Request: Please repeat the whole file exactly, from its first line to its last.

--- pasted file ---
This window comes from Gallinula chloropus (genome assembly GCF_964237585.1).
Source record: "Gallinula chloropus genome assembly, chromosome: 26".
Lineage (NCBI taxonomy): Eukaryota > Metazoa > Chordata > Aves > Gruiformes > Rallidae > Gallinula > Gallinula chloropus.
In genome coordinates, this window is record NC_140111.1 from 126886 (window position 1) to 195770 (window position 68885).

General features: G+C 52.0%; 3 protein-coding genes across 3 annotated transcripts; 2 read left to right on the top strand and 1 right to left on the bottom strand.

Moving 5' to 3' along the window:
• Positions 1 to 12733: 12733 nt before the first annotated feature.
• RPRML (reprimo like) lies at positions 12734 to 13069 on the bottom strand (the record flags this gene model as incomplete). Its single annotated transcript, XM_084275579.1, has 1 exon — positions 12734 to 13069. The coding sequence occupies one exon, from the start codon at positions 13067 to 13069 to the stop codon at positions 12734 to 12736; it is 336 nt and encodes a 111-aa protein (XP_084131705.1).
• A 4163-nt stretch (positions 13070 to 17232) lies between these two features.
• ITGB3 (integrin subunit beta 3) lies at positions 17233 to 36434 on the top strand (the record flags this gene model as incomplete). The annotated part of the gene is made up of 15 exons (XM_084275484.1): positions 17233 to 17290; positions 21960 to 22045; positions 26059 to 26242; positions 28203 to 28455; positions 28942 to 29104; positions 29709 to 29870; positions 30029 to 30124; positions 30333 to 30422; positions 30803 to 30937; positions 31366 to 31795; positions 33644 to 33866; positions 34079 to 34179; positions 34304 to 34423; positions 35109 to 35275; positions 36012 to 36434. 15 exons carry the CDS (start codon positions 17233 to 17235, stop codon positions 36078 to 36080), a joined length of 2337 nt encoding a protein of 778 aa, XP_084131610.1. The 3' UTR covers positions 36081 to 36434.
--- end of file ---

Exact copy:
This window comes from Gallinula chloropus (genome assembly GCF_964237585.1).
Source record: "Gallinula chloropus genome assembly, chromosome: 26".
Lineage (NCBI taxonomy): Eukaryota > Metazoa > Chordata > Aves > Gruiformes > Rallidae > Gallinula > Gallinula chloropus.
In genome coordinates, this window is record NC_140111.1 from 126886 (window position 1) to 195770 (window position 68885).

General features: G+C 52.0%; 3 protein-coding genes across 3 annotated transcripts; 2 read left to right on the top strand and 1 right to left on the bottom strand.

Moving 5' to 3' along the window:
• Positions 1 to 12733: 12733 nt before the first annotated feature.
• RPRML (reprimo like) lies at positions 12734 to 13069 on the bottom strand (the record flags this gene model as incomplete). Its single annotated transcript, XM_084275579.1, has 1 exon — positions 12734 to 13069. The coding sequence occupies one exon, from the start codon at positions 13067 to 13069 to the stop codon at positions 12734 to 12736; it is 336 nt and encodes a 111-aa protein (XP_084131705.1).
• A 4163-nt stretch (positions 13070 to 17232) lies between these two features.
• ITGB3 (integrin subunit beta 3) lies at positions 17233 to 36434 on the top strand (the record flags this gene model as incomplete). The annotated part of the gene is made up of 15 exons (XM_084275484.1): positions 17233 to 17290; positions 21960 to 22045; positions 26059 to 26242; positions 28203 to 28455; positions 28942 to 29104; positions 29709 to 29870; positions 30029 to 30124; positions 30333 to 30422; positions 30803 to 30937; positions 31366 to 31795; positions 33644 to 33866; positions 34079 to 34179; positions 34304 to 34423; positions 35109 to 35275; positions 36012 to 36434. 15 exons carry the CDS (start codon positions 17233 to 17235, stop codon positions 36078 to 36080), a joined length of 2337 nt encoding a protein of 778 aa, XP_084131610.1. The 3' UTR covers positions 36081 to 36434.